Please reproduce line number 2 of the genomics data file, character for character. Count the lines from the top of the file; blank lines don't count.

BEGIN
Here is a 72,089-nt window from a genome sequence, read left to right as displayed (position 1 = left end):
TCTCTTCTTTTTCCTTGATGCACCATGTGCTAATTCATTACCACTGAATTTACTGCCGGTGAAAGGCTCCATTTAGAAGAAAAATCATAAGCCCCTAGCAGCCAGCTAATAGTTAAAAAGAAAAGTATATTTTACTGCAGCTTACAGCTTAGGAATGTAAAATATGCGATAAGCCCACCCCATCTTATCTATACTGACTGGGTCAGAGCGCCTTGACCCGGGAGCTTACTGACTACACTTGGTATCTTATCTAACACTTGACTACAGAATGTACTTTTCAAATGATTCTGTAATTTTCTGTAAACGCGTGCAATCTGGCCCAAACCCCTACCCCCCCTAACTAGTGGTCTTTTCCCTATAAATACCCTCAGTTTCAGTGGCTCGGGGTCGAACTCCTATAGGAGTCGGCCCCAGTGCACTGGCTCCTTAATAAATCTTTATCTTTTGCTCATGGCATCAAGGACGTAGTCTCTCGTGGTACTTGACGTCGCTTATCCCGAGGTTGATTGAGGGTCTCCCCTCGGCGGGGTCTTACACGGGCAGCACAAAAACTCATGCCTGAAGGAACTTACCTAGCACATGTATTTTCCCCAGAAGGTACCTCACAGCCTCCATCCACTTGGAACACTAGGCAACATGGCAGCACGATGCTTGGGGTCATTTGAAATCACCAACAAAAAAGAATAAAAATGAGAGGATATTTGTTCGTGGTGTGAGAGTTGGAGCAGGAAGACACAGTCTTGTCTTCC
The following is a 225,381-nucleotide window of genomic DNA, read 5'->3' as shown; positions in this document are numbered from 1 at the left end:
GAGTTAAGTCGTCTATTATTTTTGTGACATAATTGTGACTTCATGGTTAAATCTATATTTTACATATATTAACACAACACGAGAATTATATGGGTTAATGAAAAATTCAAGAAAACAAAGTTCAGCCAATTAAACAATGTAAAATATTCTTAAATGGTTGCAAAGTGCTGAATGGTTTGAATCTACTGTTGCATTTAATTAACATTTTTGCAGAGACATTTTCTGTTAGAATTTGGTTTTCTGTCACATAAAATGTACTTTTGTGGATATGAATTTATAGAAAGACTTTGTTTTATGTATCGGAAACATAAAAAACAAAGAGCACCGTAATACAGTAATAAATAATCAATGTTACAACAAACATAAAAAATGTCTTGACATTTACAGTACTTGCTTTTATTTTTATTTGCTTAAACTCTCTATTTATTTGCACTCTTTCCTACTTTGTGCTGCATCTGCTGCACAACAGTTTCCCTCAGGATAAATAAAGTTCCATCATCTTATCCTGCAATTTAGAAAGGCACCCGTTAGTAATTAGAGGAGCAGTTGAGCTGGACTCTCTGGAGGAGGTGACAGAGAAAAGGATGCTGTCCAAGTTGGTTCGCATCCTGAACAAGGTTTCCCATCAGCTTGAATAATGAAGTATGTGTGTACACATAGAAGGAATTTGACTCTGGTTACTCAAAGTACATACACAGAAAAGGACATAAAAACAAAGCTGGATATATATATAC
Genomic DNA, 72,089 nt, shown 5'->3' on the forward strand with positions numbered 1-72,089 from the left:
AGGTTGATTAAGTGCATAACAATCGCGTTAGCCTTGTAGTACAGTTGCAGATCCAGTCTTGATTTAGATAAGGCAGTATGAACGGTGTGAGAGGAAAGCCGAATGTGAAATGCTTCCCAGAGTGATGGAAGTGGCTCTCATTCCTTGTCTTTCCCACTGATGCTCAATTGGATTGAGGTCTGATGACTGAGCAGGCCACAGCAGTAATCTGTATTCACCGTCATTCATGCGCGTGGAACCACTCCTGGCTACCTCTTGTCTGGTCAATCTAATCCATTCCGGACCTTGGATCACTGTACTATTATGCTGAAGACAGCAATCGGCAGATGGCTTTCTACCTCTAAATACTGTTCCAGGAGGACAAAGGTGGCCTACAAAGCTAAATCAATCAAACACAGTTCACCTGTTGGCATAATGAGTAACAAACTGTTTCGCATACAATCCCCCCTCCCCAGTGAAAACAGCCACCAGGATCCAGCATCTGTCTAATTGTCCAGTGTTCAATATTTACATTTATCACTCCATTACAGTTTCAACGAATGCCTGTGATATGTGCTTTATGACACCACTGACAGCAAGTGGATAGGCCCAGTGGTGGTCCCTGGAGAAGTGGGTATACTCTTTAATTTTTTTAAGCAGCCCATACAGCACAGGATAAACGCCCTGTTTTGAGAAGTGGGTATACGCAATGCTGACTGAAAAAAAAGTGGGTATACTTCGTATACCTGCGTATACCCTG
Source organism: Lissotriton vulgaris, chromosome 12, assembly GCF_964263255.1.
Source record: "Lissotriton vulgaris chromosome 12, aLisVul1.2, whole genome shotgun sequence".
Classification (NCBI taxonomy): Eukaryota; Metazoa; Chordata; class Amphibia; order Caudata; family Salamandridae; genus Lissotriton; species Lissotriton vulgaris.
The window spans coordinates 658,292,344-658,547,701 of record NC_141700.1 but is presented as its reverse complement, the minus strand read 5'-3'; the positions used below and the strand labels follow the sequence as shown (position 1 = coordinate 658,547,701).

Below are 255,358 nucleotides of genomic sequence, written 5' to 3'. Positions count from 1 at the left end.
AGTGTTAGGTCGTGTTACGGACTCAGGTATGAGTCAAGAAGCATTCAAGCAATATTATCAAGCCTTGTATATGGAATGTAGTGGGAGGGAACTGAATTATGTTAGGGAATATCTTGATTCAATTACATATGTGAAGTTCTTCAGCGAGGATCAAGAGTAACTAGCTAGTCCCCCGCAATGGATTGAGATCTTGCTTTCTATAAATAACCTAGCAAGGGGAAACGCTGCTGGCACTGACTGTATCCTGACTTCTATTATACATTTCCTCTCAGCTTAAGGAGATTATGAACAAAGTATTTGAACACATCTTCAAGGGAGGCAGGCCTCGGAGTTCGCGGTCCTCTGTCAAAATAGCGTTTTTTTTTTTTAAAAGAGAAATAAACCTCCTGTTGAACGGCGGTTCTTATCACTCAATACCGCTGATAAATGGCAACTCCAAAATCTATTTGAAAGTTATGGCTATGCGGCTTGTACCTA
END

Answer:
TCTCTTCTTTTTCCTTGATGCACCATGTGCTAATTCATTACCACTGAATTTACTGCCGGTGAAAGGCTCCATTTAGAAGAAAAATCATAAGCCCCTAGCAGCCAGCTAATAGTTAAAAAGAAAAGTATATTTTACTGCAGCTTACAGCTTAGGAATGTAAAATATGCGATAAGCCCACCCCATCTTATCTATACTGACTGGGTCAGAGCGCCTTGACCCGGGAGCTTACTGACTACACTTGGTATCTTATCTAACACTTGACTACAGAATGTACTTTTCAAATGATTCTGTAATTTTCTGTAAACGCGTGCAATCTGGCCCAAACCCCTACCCCCCCTAACTAGTGGTCTTTTCCCTATAAATACCCTCAGTTTCAGTGGCTCGGGGTCGAACTCCTATAGGAGTCGGCCCCAGTGCACTGGCTCCTTAATAAATCTTTATCTTTTGCTCATGGCATCAAGGACGTAGTCTCTCGTGGTACTTGACGTCGCTTATCCCGAGGTTGATTGAGGGTCTCCCCTCGGCGGGGTCTTACACGGGCAGCACAAAAACTCATGCCTGAAGGAACTTACCTAGCACATGTATTTTCCCCAGAAGGTACCTCACAGCCTCCATCCACTTGGAACACTAGGCAACATGGCAGCACGATGCTTGGGGTCATTTGAAATCACCAACAAAAAAGAATAAAAATGAGAGGATATTTGTTCGTGGTGTGAGAGTTGGAGCAGGAAGACACAGTCTTGTCTTCC